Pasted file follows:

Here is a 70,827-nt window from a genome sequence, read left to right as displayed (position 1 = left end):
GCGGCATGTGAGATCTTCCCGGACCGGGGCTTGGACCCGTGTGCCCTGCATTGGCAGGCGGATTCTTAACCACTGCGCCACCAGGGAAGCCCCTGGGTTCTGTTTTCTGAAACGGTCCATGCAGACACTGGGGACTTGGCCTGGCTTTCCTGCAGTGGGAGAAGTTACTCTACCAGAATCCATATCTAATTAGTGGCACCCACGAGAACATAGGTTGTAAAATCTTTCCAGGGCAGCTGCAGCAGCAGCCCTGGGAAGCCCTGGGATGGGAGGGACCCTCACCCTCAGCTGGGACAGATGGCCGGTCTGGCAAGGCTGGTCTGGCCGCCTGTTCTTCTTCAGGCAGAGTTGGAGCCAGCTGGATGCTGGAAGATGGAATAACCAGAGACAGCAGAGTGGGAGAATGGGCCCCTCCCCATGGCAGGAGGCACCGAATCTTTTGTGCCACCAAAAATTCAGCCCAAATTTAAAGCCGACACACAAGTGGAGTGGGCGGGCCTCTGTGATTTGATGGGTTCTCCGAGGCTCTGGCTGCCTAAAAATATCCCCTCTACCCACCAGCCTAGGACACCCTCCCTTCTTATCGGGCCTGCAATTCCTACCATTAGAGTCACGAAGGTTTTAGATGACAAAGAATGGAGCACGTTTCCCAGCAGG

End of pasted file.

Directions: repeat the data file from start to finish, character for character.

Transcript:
Here is a 70,827-nt window from a genome sequence, read left to right as displayed (position 1 = left end):
GCGGCATGTGAGATCTTCCCGGACCGGGGCTTGGACCCGTGTGCCCTGCATTGGCAGGCGGATTCTTAACCACTGCGCCACCAGGGAAGCCCCTGGGTTCTGTTTTCTGAAACGGTCCATGCAGACACTGGGGACTTGGCCTGGCTTTCCTGCAGTGGGAGAAGTTACTCTACCAGAATCCATATCTAATTAGTGGCACCCACGAGAACATAGGTTGTAAAATCTTTCCAGGGCAGCTGCAGCAGCAGCCCTGGGAAGCCCTGGGATGGGAGGGACCCTCACCCTCAGCTGGGACAGATGGCCGGTCTGGCAAGGCTGGTCTGGCCGCCTGTTCTTCTTCAGGCAGAGTTGGAGCCAGCTGGATGCTGGAAGATGGAATAACCAGAGACAGCAGAGTGGGAGAATGGGCCCCTCCCCATGGCAGGAGGCACCGAATCTTTTGTGCCACCAAAAATTCAGCCCAAATTTAAAGCCGACACACAAGTGGAGTGGGCGGGCCTCTGTGATTTGATGGGTTCTCCGAGGCTCTGGCTGCCTAAAAATATCCCCTCTACCCACCAGCCTAGGACACCCTCCCTTCTTATCGGGCCTGCAATTCCTACCATTAGAGTCACGAAGGTTTTAGATGACAAAGAATGGAGCACGTTTCCCAGCAGG